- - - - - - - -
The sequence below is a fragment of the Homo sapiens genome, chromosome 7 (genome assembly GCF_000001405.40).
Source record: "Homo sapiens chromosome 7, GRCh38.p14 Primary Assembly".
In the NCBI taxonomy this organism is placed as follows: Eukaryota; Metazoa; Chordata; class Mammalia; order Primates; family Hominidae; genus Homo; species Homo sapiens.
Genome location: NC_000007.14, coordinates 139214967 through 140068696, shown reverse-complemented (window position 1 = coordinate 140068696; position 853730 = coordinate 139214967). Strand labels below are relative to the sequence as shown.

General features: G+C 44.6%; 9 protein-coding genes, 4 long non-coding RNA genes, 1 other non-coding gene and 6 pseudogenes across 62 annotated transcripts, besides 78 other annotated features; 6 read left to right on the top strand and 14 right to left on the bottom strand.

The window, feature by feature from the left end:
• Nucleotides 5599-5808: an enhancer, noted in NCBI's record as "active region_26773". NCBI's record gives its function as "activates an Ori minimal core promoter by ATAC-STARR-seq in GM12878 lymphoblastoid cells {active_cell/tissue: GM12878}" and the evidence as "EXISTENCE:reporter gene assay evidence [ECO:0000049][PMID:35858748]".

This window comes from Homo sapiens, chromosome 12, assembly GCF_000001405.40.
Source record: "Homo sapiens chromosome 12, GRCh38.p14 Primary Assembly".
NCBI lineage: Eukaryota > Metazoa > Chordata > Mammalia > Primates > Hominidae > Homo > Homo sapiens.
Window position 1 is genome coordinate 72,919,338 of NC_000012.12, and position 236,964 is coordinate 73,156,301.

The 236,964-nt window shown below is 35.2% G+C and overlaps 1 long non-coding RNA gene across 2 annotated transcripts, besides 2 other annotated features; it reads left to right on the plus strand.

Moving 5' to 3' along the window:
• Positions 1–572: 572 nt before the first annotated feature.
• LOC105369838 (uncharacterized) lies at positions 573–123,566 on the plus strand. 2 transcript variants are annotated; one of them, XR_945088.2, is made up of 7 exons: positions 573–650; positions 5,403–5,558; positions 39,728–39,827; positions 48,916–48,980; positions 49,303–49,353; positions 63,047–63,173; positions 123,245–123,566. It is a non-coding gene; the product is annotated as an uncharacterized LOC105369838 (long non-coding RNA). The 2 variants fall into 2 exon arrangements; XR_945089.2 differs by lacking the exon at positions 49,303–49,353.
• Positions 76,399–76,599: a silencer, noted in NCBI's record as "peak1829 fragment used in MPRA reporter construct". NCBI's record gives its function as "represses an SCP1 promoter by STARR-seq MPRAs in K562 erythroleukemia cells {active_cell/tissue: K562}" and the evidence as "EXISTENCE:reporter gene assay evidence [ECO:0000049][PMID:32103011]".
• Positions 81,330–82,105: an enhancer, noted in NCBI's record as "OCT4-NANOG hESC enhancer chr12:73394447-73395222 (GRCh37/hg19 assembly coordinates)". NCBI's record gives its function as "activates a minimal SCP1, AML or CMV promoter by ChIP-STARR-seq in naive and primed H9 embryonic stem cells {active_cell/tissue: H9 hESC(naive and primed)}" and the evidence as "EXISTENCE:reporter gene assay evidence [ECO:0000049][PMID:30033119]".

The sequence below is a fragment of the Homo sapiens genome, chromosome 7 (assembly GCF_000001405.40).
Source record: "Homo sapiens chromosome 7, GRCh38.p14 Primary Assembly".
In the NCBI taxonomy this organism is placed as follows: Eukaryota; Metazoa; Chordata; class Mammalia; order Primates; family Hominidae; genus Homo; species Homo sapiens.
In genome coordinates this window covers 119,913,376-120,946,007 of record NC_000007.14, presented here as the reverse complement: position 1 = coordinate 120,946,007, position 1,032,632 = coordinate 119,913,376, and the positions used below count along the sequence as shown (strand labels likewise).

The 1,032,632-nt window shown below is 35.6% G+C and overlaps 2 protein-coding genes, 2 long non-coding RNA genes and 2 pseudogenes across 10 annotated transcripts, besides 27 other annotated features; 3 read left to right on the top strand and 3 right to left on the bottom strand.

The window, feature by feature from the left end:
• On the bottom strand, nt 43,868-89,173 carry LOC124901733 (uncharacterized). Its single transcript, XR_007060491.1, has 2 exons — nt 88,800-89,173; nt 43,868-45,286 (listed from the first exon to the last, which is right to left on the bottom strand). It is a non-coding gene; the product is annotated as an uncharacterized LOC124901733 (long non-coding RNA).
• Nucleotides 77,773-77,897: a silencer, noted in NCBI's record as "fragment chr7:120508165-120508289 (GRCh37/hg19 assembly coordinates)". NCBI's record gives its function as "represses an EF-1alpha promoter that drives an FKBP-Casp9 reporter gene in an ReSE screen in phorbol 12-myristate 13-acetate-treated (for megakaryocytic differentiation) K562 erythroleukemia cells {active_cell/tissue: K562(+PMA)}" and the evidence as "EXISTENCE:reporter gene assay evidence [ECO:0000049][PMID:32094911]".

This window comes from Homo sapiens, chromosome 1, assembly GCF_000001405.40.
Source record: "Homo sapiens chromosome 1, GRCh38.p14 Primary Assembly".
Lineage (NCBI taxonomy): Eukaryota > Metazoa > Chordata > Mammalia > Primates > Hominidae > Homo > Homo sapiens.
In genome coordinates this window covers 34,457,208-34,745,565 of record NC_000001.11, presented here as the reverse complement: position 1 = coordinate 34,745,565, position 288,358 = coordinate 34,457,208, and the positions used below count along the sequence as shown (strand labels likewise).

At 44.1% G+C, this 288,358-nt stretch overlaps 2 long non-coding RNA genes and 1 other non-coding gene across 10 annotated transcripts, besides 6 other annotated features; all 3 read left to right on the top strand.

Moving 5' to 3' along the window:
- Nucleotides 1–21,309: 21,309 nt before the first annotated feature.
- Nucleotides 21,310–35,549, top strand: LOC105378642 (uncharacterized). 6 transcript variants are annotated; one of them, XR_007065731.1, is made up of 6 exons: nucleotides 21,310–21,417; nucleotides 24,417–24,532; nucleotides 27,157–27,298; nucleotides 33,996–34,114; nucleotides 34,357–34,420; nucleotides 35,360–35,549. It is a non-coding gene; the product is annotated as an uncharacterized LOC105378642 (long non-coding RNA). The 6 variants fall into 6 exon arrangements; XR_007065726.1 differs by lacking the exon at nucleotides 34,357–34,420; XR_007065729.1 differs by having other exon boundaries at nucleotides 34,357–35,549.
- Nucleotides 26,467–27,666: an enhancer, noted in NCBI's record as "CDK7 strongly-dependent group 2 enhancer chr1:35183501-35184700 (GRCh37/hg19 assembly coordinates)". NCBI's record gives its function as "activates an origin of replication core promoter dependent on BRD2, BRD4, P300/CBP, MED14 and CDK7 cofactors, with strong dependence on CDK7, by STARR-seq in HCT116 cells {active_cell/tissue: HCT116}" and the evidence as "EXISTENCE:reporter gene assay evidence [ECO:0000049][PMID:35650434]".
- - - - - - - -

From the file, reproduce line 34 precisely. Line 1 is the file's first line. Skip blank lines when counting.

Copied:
- Nucleotides 26,467–27,666: an enhancer, noted in NCBI's record as "CDK7 strongly-dependent group 2 enhancer chr1:35183501-35184700 (GRCh37/hg19 assembly coordinates)". NCBI's record gives its function as "activates an origin of replication core promoter dependent on BRD2, BRD4, P300/CBP, MED14 and CDK7 cofactors, with strong dependence on CDK7, by STARR-seq in HCT116 cells {active_cell/tissue: HCT116}" and the evidence as "EXISTENCE:reporter gene assay evidence [ECO:0000049][PMID:35650434]".